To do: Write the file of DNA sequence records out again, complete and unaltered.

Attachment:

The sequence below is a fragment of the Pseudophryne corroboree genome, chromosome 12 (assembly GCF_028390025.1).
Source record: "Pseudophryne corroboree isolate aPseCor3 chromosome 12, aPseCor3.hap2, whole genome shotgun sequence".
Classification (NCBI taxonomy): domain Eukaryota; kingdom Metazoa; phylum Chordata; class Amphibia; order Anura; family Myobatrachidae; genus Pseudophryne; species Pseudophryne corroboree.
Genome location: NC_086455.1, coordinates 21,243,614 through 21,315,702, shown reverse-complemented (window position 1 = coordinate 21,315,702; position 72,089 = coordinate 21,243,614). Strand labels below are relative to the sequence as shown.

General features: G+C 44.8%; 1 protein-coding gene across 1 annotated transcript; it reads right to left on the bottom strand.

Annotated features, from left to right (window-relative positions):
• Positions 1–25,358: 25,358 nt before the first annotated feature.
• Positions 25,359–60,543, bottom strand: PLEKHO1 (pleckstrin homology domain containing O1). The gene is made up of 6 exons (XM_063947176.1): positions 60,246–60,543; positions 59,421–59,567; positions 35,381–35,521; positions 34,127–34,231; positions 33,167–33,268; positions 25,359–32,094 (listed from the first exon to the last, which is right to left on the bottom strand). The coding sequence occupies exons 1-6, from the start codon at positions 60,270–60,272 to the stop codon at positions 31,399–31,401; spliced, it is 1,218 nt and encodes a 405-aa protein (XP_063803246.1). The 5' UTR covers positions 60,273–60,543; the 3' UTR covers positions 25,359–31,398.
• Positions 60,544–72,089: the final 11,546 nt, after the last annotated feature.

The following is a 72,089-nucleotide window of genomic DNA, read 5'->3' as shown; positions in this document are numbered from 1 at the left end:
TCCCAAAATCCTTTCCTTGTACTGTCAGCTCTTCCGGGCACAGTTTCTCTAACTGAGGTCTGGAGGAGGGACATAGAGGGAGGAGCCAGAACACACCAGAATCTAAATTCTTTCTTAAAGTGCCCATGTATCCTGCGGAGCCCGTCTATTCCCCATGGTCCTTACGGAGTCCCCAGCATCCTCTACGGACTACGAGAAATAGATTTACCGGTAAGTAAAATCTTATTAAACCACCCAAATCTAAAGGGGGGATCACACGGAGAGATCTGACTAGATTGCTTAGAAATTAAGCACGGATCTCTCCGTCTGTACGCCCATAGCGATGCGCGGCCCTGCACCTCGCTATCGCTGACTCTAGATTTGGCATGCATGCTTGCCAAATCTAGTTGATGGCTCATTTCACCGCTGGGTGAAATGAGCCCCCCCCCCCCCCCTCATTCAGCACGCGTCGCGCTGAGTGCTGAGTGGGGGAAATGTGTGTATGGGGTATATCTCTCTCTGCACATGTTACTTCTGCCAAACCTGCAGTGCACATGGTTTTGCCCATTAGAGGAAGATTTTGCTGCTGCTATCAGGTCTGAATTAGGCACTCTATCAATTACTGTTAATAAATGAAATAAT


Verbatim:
The sequence below is a fragment of the Pseudophryne corroboree genome, chromosome 12 (assembly GCF_028390025.1).
Source record: "Pseudophryne corroboree isolate aPseCor3 chromosome 12, aPseCor3.hap2, whole genome shotgun sequence".
Classification (NCBI taxonomy): domain Eukaryota; kingdom Metazoa; phylum Chordata; class Amphibia; order Anura; family Myobatrachidae; genus Pseudophryne; species Pseudophryne corroboree.
Genome location: NC_086455.1, coordinates 21,243,614 through 21,315,702, shown reverse-complemented (window position 1 = coordinate 21,315,702; position 72,089 = coordinate 21,243,614). Strand labels below are relative to the sequence as shown.

General features: G+C 44.8%; 1 protein-coding gene across 1 annotated transcript; it reads right to left on the bottom strand.

Annotated features, from left to right (window-relative positions):
• Positions 1–25,358: 25,358 nt before the first annotated feature.
• Positions 25,359–60,543, bottom strand: PLEKHO1 (pleckstrin homology domain containing O1). The gene is made up of 6 exons (XM_063947176.1): positions 60,246–60,543; positions 59,421–59,567; positions 35,381–35,521; positions 34,127–34,231; positions 33,167–33,268; positions 25,359–32,094 (listed from the first exon to the last, which is right to left on the bottom strand). The coding sequence occupies exons 1-6, from the start codon at positions 60,270–60,272 to the stop codon at positions 31,399–31,401; spliced, it is 1,218 nt and encodes a 405-aa protein (XP_063803246.1). The 5' UTR covers positions 60,273–60,543; the 3' UTR covers positions 25,359–31,398.
• Positions 60,544–72,089: the final 11,546 nt, after the last annotated feature.

The following is a 72,089-nucleotide window of genomic DNA, read 5'->3' as shown; positions in this document are numbered from 1 at the left end:
TCCCAAAATCCTTTCCTTGTACTGTCAGCTCTTCCGGGCACAGTTTCTCTAACTGAGGTCTGGAGGAGGGACATAGAGGGAGGAGCCAGAACACACCAGAATCTAAATTCTTTCTTAAAGTGCCCATGTATCCTGCGGAGCCCGTCTATTCCCCATGGTCCTTACGGAGTCCCCAGCATCCTCTACGGACTACGAGAAATAGATTTACCGGTAAGTAAAATCTTATTAAACCACCCAAATCTAAAGGGGGGATCACACGGAGAGATCTGACTAGATTGCTTAGAAATTAAGCACGGATCTCTCCGTCTGTACGCCCATAGCGATGCGCGGCCCTGCACCTCGCTATCGCTGACTCTAGATTTGGCATGCATGCTTGCCAAATCTAGTTGATGGCTCATTTCACCGCTGGGTGAAATGAGCCCCCCCCCCCCCCCTCATTCAGCACGCGTCGCGCTGAGTGCTGAGTGGGGGAAATGTGTGTATGGGGTATATCTCTCTCTGCACATGTTACTTCTGCCAAACCTGCAGTGCACATGGTTTTGCCCATTAGAGGAAGATTTTGCTGCTGCTATCAGGTCTGAATTAGGCACTCTATCAATTACTGTTAATAAATGAAATAAT